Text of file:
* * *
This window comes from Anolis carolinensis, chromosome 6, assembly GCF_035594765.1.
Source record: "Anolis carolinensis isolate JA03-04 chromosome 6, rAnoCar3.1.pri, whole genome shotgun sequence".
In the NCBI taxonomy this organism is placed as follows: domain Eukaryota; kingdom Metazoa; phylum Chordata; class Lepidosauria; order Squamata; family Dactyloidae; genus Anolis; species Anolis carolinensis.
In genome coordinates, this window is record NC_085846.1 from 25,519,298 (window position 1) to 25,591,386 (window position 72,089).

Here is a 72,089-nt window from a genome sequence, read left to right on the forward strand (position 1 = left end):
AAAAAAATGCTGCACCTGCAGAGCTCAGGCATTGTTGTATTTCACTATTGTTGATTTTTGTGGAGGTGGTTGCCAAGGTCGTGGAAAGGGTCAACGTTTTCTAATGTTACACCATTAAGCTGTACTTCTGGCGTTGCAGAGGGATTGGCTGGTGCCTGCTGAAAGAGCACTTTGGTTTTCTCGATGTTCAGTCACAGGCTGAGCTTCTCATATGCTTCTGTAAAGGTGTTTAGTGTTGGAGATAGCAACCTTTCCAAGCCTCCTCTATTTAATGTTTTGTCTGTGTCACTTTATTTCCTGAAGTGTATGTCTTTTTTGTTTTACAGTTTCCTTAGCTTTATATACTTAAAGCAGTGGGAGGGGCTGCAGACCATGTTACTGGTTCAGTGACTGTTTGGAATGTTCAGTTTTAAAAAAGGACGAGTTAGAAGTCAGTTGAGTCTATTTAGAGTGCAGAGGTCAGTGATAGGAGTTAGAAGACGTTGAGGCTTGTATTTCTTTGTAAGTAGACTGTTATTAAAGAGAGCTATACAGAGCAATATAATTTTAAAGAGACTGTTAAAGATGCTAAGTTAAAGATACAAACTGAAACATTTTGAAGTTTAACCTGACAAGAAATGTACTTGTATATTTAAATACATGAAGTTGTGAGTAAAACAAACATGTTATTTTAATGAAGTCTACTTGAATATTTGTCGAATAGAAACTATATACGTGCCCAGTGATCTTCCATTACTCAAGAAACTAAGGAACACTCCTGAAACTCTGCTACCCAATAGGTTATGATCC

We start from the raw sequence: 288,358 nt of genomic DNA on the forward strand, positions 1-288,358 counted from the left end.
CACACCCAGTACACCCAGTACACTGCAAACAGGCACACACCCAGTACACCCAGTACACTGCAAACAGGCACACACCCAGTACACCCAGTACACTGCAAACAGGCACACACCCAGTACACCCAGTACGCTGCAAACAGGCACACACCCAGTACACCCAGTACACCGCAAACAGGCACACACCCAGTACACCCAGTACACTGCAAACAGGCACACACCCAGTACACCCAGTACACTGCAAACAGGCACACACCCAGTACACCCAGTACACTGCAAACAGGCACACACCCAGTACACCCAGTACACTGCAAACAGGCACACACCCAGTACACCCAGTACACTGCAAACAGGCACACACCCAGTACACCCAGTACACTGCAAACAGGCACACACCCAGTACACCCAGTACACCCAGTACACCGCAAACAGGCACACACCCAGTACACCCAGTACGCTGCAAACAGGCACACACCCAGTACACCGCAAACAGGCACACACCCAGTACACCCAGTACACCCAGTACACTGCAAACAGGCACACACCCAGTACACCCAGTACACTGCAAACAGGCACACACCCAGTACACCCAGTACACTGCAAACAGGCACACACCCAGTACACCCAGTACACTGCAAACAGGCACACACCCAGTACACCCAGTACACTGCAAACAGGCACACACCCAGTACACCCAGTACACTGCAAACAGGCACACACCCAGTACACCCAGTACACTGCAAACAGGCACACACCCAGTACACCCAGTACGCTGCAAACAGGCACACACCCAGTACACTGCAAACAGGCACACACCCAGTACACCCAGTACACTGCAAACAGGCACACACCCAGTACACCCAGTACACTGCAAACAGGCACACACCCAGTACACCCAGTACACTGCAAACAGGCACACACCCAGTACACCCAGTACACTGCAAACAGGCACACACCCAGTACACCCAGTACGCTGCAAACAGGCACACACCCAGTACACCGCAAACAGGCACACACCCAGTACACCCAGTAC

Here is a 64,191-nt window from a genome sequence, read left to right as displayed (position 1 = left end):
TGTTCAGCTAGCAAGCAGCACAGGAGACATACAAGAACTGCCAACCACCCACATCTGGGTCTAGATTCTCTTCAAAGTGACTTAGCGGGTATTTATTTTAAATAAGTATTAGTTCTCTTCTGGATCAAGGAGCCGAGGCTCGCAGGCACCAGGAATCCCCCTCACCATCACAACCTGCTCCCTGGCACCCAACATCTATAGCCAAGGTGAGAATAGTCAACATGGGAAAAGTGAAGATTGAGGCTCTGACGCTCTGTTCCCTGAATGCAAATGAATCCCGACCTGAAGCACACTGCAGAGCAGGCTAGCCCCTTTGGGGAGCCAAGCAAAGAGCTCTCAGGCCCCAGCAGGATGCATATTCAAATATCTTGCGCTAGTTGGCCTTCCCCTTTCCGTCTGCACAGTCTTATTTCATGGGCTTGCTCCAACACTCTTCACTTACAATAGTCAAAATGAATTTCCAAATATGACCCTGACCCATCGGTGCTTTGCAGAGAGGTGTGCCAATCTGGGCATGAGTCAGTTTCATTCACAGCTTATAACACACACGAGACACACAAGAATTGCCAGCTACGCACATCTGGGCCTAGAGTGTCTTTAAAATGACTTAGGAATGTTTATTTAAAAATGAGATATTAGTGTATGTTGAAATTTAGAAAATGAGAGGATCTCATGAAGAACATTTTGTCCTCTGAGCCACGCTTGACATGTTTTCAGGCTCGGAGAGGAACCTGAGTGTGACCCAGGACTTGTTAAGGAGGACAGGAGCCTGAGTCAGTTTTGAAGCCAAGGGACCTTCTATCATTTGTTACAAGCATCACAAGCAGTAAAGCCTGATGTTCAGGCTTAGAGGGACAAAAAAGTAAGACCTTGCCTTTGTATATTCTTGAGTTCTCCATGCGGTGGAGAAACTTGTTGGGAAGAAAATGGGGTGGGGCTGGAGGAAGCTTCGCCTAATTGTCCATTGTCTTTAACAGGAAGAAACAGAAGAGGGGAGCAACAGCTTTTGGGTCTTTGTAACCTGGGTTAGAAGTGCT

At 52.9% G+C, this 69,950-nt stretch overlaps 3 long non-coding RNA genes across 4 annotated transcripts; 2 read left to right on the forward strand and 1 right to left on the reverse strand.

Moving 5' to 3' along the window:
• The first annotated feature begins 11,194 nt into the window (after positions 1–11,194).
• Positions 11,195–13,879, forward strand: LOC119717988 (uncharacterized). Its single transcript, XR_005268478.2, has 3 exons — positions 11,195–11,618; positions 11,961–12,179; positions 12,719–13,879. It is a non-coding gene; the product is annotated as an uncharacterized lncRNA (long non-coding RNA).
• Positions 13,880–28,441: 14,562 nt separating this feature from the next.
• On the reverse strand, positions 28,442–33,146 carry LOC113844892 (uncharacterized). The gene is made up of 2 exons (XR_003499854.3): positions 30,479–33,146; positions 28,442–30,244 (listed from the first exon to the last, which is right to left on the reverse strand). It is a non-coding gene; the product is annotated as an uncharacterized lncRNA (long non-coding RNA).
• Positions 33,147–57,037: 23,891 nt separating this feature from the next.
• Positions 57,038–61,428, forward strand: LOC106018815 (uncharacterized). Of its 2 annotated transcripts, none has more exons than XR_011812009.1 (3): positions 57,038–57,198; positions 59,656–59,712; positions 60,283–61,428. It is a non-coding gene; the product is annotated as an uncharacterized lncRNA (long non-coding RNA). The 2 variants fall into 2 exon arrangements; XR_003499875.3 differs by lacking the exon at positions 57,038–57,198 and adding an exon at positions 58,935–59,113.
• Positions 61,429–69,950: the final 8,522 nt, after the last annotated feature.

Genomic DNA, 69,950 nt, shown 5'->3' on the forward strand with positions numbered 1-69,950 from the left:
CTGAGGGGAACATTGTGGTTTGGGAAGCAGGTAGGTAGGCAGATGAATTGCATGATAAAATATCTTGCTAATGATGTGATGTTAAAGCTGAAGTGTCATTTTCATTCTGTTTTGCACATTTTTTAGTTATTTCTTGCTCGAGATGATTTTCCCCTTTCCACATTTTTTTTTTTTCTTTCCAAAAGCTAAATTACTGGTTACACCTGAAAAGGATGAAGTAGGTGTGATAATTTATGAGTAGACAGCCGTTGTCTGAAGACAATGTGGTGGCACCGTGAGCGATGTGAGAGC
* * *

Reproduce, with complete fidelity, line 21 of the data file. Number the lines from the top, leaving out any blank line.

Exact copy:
CTGAGGGGAACATTGTGGTTTGGGAAGCAGGTAGGTAGGCAGATGAATTGCATGATAAAATATCTTGCTAATGATGTGATGTTAAAGCTGAAGTGTCATTTTCATTCTGTTTTGCACATTTTTTAGTTATTTCTTGCTCGAGATGATTTTCCCCTTTCCACATTTTTTTTTTTTCTTTCCAAAAGCTAAATTACTGGTTACACCTGAAAAGGATGAAGTAGGTGTGATAATTTATGAGTAGACAGCCGTTGTCTGAAGACAATGTGGTGGCACCGTGAGCGATGTGAGAGC